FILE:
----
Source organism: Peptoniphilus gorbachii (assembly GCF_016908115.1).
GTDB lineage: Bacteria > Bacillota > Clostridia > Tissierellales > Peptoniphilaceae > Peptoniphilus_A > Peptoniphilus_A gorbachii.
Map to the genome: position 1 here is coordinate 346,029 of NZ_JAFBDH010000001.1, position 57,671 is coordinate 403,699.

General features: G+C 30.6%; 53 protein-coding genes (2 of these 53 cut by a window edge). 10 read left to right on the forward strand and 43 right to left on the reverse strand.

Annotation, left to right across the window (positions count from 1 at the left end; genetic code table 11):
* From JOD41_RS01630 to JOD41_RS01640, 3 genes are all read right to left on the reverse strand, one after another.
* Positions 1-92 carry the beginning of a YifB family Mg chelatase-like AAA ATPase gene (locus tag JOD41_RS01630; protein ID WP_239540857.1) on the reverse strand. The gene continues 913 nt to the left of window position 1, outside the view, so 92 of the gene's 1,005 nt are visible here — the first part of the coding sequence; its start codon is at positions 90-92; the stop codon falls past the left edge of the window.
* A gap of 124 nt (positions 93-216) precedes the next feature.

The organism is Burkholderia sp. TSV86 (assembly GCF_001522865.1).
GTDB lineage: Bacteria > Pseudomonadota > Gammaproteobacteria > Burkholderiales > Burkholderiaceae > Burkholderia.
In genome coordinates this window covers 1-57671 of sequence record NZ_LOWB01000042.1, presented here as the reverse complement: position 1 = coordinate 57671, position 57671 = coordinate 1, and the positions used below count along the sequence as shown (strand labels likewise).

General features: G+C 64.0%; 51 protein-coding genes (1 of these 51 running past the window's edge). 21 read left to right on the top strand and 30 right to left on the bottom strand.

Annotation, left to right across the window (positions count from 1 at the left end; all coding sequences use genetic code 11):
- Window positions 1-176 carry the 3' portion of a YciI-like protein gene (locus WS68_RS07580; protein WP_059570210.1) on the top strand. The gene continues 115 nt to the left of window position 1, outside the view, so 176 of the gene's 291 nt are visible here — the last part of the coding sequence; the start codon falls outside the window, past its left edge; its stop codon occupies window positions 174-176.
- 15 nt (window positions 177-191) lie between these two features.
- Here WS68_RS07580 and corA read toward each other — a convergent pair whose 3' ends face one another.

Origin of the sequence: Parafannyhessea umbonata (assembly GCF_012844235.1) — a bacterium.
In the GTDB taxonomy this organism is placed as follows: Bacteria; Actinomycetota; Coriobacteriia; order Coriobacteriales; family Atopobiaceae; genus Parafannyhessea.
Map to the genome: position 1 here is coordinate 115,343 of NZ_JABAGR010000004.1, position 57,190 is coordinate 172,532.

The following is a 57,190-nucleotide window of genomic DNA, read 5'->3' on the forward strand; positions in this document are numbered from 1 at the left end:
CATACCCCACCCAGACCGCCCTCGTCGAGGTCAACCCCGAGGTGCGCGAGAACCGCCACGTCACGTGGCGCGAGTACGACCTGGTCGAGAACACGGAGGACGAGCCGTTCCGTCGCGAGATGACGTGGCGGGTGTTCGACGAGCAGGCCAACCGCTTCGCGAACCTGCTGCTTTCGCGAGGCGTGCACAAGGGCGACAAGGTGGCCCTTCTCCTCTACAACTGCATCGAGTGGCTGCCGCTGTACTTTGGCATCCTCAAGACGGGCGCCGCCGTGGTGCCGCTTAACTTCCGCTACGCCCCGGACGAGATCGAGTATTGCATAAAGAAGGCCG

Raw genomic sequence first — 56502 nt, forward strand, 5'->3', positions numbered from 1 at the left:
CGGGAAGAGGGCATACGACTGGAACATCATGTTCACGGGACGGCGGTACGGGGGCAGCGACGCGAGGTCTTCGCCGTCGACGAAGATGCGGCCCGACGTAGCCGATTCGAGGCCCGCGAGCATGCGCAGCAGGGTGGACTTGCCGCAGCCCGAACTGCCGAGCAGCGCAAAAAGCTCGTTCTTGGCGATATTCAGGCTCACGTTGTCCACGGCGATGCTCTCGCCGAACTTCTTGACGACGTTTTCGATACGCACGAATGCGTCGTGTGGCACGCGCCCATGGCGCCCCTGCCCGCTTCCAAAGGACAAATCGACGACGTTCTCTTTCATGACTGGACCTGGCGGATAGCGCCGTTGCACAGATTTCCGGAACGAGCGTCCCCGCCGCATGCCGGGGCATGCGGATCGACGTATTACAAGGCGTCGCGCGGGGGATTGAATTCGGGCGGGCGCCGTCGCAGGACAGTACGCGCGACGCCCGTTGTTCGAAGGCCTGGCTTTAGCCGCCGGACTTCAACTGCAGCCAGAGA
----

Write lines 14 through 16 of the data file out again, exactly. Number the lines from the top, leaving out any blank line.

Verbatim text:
- Window positions 1-176 carry the 3' portion of a YciI-like protein gene (locus WS68_RS07580; protein WP_059570210.1) on the top strand. The gene continues 115 nt to the left of window position 1, outside the view, so 176 of the gene's 291 nt are visible here — the last part of the coding sequence; the start codon falls outside the window, past its left edge; its stop codon occupies window positions 174-176.
- 15 nt (window positions 177-191) lie between these two features.
- Here WS68_RS07580 and corA read toward each other — a convergent pair whose 3' ends face one another.